Found: McQueen’s Queen Manx buggy from “The Thomas Crown Affair”
Thomas Crown, the polo-playing, playboy thief played by Steve McQueen in the 1968 film The Thomas Crown Affair, had an affinity for dune buggies—and cool ones at that. The custom Queen Manx speedster from the film even managed to make it into the quick-cut trailer, bounding over sand dunes at the beach and kicking up some saltwater in the surf with McQueen behind the wheel and Faye Dunaway in the passenger seat. Fifty years after the film’s release, the whereabouts of the long-hidden buggy have been revealed, and a full restoration is nearly complete.
Not as oft-copied or as well-known as McQueen’s most famous four-wheeled co-star, the Bullitt Mustang, or his Triumph motorcycle from The Great Escape, in some circles the Queen Manx is every bit as celebrated. Built by Con-Ferr Products in Burbank, California, specifically for the film, the buggy started as a Meyers Manx, the original VW-based buggy first released in 1967.
McQueen had met Pete Condos, co-founder of Conn-Ferr, thanks to his off-road racing career. Condos was also co-owner of the National Off-Road Racing Association (NORRA) and was involved in desert racing in Las Vegas and Baja California. McQueen tasked Con-Ferr with making the buggy unique and a whole lot more fun to drive, and it got custom headlights, extended side pods, a speedster windshield, custom upholstery, and a massive boost in power. Rather than the typical VW flat-four engine, the Queen Manx employed by a larger and more powerful—but still air-cooled—Chevrolet Corvair flat-six.
The movie’s popularity, and the Queen Manx’s role in it, spurred Universal Fiberglass in Scarborough, Ontario, to produce Hunter buggy bodies with similar headlights tunneled into the hood. But for decades the original had been tucked away, out of the limelight. With the movie’s 50th anniversary approaching, the buggy’s private owner decided it was time to bring it back.
Hagerty spoke to the current owner—who has asked to remain anonymous for the time being—and he shared details of his chase to acquire the car and prove its Thomas Crown Affair provenance. His journey to own the car began when he was a child, helping his dad build one of the first Meyers Manx kits sold in Hawaii by a businessman named Jimmy Pflueger.
As best he can tell, he is the fourth owner of the Queen Manx, the first being United Artists. Jimmy Pflueger, the aforementioned Manx dealer, purchased the car from UA, which had shipped the car to California after filming was completed on the east coast. Movie cars weren’t considered unique or special at the time, as demonstrated by the fate of McQueen’s Bullitt Mustang.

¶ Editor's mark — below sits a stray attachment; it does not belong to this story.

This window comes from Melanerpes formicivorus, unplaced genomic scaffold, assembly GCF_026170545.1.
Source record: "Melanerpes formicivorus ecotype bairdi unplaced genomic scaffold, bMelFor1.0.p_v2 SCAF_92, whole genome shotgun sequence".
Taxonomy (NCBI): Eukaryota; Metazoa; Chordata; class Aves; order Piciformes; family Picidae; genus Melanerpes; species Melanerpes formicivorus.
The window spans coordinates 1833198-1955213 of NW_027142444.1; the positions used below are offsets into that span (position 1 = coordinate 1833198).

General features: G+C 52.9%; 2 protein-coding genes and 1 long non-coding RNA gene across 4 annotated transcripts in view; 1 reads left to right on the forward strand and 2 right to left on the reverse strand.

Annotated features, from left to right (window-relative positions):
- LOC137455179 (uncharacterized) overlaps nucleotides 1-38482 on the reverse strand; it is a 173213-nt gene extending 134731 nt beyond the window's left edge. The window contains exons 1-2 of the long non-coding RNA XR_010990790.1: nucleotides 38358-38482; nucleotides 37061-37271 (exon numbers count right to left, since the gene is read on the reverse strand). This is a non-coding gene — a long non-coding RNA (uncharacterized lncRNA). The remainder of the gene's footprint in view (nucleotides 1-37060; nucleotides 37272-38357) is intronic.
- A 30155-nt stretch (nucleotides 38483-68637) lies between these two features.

“They just called it ‘the red car.’ All they wanted to do is race it,” the owner says. After the buggy made its way to Hawaii on a Pan Am flight, Pflueger unceremoniously pulled out the Corvair engine and it’s re-geared VW transaxle. He had Lance Richard build a 2180cc VW four-cylinder race engine as part of the car’s refresh, after its time spent in the saltwater.
The next owner was Pflueger’s long-time friend and racing partner Mike Sheehan—the two often traded or sold cars back and forth between them. The “red car” was still in Sheehan’s possession in the ’90s, although the timeline of when and where it was stored is still being patched together. At some point it had been on Kauai at Hanalei, but in 1997 it was in Honolulu, and that’s when the current owner traded Sheehan a freshly-restored 1966 Mini Cooper S and a shotgun for the buggy. And it went straight into storage.
At some point one of the two owners had added turn signals and removed the low, speedster-style wraparound windshield in favor of a traditional flat windshield. The Corvair engine was long gone. Pflueger had given it away decades ago.
The plan had always been to restore the car, but for 20 years it sat. Every once in a while he’d get a phone call, inquiring about buying the Manx, but he’s never been interested in selling. With the movie’s 50th anniversary providing some motivation, the restoration efforts began to gain some recent momentum.
Before Jimmy Pflueger passed away in 2017, he helped clarify points relating to the car’s timeline, and Pete Condos has been involved as well, along with mechanics that worked on the car both in Hawaii and in southern California. Even the Manx’s inventor, Bruce Meyers, has seen the car to help confirm its lineage as the actual Thomas Crown Affair car.
The Queen Manx is currently back on the mainland for ongoing restoration, with hopes that it will be back under Corvair power and on the road by the end of this year. Luckily, all of the parts that would have been the most difficult to source were still on the car, including the custom dash and gas tank—all intact.
The owner told us, “We have the right motor, we have the correct Crown Conversion plate. There’s not a modern bolt on the car. Everything is period correct.” That means that the raucous, barely-muffled Corvair six will be as loud as ever, just as Thomas Crown would have wanted it.
There aren’t any concrete plans for the buggy once it’s complete, so the first priority is just to enjoy it after the long restoration. “It’s been a great journey,” the owner says. “I can’t wait to drive it. I’m excited to be where Steve McQueen was.”